A new study published in the Journal of Child Psychology and Psychiatry has found that young people who have poor sleep quality and quantity might be at risk of poor mental health later in adolescence and early adulthood. The study, conducted by Faith Orchard and colleagues, aimed to understand whether specific aspects of sleep are associated with current anxiety and depression, or are risk factors for future anxiety and depression. To do so, they studied a large cohort of about 4,700 teenagers. First, they investigated cross-sectional associations of self-reported sleep patterns and quality with anxiety and depression at age 15. Then, they evaluated longitudinal associations of these age-15 sleep measures with age-17, 21 and 24 anxiety and depression.
Teenagers with no anxiety or depression reported around 8 h sleep per night on a weeknight, and >9.5 h sleep on weekends, at age 15. In comparison, those with depression had more difficulties with both their sleep patterns (including less sleep) and sleep quality at age 15, whereas those with anxiety had difficulties with sleep quality but not patterns. Strikingly, anxiety and depression in later adolescence and early adulthood were predicted by some aspects of sleep patterns (less sleep on school nights) and sleep quality (daytime sleepiness, night waking, and perception of whether they had enough sleep) at age 15. This was the case even after accounting for age-15 anxiety and depression.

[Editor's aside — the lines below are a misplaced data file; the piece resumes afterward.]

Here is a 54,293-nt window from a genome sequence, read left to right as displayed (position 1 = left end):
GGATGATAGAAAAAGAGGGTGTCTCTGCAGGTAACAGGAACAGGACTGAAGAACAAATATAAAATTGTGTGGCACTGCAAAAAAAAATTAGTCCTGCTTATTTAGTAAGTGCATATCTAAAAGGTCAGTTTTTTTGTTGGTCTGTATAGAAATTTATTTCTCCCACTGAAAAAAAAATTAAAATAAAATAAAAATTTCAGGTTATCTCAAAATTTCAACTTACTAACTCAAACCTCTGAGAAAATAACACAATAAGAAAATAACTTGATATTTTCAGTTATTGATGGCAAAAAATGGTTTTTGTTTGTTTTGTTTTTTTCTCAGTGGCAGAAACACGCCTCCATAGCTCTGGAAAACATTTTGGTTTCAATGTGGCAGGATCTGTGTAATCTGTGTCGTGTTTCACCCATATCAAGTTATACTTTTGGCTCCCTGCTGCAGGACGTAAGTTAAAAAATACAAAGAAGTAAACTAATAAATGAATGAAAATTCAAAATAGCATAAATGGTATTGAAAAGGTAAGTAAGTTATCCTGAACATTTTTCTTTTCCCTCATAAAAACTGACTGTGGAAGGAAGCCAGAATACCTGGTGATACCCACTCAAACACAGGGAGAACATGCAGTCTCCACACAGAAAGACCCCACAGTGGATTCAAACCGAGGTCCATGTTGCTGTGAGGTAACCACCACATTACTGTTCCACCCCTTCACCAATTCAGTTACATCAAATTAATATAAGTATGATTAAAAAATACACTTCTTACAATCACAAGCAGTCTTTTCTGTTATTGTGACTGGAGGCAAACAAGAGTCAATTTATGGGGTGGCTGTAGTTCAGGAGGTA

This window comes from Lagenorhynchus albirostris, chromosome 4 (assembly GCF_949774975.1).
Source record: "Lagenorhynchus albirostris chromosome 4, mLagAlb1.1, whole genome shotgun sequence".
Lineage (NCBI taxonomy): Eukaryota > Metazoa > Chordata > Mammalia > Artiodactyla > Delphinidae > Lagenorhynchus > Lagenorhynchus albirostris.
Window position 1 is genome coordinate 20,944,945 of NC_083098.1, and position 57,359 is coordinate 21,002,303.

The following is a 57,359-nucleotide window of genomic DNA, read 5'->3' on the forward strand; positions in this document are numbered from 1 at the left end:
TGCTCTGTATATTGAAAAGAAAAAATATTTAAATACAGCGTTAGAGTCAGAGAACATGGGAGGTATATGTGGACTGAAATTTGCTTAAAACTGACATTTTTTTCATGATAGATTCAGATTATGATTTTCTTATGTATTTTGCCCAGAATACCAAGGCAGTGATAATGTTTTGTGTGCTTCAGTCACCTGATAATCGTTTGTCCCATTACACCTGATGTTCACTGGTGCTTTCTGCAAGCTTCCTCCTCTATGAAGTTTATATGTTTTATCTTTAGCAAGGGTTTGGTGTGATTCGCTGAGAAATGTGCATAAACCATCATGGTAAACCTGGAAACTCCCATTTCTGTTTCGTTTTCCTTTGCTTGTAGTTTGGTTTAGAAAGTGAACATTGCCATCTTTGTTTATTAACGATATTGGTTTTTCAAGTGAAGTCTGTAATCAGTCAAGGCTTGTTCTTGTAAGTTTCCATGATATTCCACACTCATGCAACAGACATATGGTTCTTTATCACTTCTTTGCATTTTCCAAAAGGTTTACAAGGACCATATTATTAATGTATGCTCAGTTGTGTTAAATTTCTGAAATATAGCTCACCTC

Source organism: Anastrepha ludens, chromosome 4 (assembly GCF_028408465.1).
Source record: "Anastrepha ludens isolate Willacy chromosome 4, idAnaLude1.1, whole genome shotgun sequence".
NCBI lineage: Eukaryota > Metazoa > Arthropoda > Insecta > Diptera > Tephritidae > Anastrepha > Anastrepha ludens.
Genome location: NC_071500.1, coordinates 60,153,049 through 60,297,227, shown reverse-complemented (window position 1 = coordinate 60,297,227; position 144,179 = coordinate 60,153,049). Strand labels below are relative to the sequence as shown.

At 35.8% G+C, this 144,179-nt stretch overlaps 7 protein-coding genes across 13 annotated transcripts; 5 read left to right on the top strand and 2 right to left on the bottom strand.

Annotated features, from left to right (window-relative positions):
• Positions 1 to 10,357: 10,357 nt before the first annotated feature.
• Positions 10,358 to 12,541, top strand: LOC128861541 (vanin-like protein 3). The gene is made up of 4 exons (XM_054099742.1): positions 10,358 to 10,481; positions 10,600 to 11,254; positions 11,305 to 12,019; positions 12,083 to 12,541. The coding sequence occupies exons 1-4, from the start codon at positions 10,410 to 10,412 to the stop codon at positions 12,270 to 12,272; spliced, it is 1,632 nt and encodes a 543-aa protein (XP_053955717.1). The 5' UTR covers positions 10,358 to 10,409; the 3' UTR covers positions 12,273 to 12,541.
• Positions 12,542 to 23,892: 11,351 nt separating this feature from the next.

If confirmed, these findings have various implications for how we might better support young people. “Given that young people with depression seem to experience very poor sleep, current interventions for depression might benefit from an additional focus on managing sleep”, says Orchard. “In addition, as a range of sleeping difficulties were significant predictors of future anxiety and depression, even amongst young people not currently experiencing mental health problems, our findings would also suggest that all teenagers with sleep difficulties would benefit from receiving support for their sleep both to improve their current wellbeing but to potentially prevent long-term difficulties with anxiety and depression”.
Studies are now warranted to confirm these findings that have been collected based only on self-reporting of sleep. Future research is also required to examine potential sleep interventions, and to better understand how and when it is optimal to intervene.
Orchard, F., Gregory, A.M., Gradisar, M. & Reynolds, S. (2020), Self‐reported sleep patterns and quality amongst adolescents: cross‐sectional and prospective associations with anxiety and depression. J. Child Psychol. Psychiatr. doi: 10.1111/jcpp.13288.